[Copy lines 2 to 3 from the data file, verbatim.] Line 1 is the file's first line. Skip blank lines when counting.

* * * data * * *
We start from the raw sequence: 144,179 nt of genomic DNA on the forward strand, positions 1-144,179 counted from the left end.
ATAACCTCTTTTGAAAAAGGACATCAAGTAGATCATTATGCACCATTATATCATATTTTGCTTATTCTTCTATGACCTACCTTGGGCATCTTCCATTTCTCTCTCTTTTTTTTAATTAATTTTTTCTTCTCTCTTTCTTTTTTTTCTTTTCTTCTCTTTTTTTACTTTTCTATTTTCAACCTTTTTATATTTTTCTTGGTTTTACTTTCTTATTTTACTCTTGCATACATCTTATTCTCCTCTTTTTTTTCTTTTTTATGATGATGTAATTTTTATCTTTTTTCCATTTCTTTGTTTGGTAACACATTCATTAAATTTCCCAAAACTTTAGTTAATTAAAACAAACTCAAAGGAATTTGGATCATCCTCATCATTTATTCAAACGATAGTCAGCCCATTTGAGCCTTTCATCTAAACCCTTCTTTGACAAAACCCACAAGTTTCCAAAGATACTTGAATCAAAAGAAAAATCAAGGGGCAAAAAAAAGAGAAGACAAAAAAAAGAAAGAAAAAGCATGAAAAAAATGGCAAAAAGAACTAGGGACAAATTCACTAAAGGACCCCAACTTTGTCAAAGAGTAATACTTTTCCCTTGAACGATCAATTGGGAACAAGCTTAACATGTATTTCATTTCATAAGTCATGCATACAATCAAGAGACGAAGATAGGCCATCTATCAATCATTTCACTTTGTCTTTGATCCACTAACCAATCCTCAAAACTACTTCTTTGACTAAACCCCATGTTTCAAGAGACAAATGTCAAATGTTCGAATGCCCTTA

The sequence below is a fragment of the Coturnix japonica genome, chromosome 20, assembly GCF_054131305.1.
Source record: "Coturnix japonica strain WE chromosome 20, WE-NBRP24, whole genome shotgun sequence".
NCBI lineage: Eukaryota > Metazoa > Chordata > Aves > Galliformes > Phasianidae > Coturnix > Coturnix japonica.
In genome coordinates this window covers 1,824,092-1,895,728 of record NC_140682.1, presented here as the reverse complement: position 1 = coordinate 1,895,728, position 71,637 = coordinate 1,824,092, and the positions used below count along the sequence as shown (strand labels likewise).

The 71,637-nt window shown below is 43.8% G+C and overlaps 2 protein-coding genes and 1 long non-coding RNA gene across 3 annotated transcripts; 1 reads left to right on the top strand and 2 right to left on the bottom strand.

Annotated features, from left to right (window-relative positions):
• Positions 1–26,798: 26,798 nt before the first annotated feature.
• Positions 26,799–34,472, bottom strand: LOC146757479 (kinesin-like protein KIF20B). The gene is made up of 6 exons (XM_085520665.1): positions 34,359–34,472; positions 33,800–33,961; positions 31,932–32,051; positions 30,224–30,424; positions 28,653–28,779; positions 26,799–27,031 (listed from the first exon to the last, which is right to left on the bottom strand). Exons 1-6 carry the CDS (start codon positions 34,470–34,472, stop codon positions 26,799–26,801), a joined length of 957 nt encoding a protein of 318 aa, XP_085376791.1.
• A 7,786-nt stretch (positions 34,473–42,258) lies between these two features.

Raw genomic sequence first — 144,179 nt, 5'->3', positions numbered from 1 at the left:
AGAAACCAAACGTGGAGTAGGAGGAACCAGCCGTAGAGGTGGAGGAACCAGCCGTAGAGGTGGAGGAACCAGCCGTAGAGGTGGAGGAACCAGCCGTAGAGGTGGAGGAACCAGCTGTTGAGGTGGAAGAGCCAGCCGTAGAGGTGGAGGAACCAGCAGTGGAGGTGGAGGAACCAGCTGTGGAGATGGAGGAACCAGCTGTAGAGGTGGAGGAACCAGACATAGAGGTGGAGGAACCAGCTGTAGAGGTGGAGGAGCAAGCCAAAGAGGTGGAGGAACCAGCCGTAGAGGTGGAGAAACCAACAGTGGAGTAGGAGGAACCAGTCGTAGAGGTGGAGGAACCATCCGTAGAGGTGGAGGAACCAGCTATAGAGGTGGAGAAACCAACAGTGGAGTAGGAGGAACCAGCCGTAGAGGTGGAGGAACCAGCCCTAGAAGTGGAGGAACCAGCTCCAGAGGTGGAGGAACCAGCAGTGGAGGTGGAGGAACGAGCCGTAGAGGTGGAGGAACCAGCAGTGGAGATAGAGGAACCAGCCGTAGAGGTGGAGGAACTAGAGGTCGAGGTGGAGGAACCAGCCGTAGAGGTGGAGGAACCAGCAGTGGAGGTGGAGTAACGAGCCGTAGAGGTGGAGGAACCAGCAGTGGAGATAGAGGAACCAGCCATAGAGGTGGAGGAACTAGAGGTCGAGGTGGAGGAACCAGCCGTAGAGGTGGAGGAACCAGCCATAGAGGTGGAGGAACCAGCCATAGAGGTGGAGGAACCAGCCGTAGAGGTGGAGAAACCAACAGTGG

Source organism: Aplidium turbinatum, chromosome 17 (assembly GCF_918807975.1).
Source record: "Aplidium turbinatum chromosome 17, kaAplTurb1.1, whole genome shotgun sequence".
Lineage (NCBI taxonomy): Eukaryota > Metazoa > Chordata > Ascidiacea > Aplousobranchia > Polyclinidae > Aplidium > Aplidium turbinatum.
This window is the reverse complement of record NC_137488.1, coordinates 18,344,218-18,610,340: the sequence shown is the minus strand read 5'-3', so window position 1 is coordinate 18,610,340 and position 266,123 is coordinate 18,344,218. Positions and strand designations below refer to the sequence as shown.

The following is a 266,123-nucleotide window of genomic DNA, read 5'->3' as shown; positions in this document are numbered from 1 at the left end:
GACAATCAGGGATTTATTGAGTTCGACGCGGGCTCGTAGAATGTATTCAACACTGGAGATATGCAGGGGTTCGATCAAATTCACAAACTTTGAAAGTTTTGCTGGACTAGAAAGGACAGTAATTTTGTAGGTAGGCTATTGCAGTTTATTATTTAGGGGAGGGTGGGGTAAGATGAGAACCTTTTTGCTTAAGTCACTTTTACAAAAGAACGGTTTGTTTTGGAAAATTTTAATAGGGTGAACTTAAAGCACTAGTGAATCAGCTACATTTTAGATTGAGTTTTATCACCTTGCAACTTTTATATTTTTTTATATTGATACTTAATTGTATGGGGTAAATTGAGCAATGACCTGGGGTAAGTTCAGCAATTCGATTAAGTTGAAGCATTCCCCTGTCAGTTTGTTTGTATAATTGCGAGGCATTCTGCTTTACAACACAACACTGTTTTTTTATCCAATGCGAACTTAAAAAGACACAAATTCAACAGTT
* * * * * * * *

ATAACCTCTTTTGAAAAAGGACATCAAGTAGATCATTATGCACCATTATATCATATTTTGCTTATTCTTCTATGACCTACCTTGGGCATCTTCCATTTCTCTCTCTTTTTTTTAATTAATTTTTTCTTCTCTCTTTCTTTTTTTTCTTTTCTTCTCTTTTTTTACTTTTCTATTTTCAACCTTTTTATATTTTTCTTGGTTTTACTTTCTTATTTTACTCTTGCATACATCTTATTCTCCTCTTTTTTTTCTTTTTTATGATGATGTAATTTTTATCTTTTTTCCATTTCTTTGTTTGGTAACACATTCATTAAATTTCCCAAAACTTTAGTTAATTAAAACAAACTCAAAGGAATTTGGATCATCCTCATCATTTATTCAAACGATAGTCAGCCCATTTGAGCCTTTCATCTAAACCCTTCTTTGACAAAACCCACAAGTTTCCAAAGATACTTGAATCAAAAGAAAAATCAAGGGGCAAAAAAAAGAGAAGACAAAAAAAAGAAAGAAAAAGCATGAAAAAAATGGCAAAAAGAACTAGGGACAAATTCACTAAAGGACCCCAACTTTGTCAAAGAGTAATACTTTTCCCTTGAACGATCAATTGGGAACAAGCTTAACATGTATTTCATTTCATAAGTCATGCATACAATCAAGAGACGAAGATAGGCCATCTATCAATCATTTCACTTTGTCTTTGATCCACTAACCAATCCTCAAAACTACTTCTTTGACTAAACCCCATGTTTCAAGAGACAAATGTCAAATGTTCGAATGCCCTTA

The sequence below is a fragment of the Coturnix japonica genome, chromosome 20, assembly GCF_054131305.1.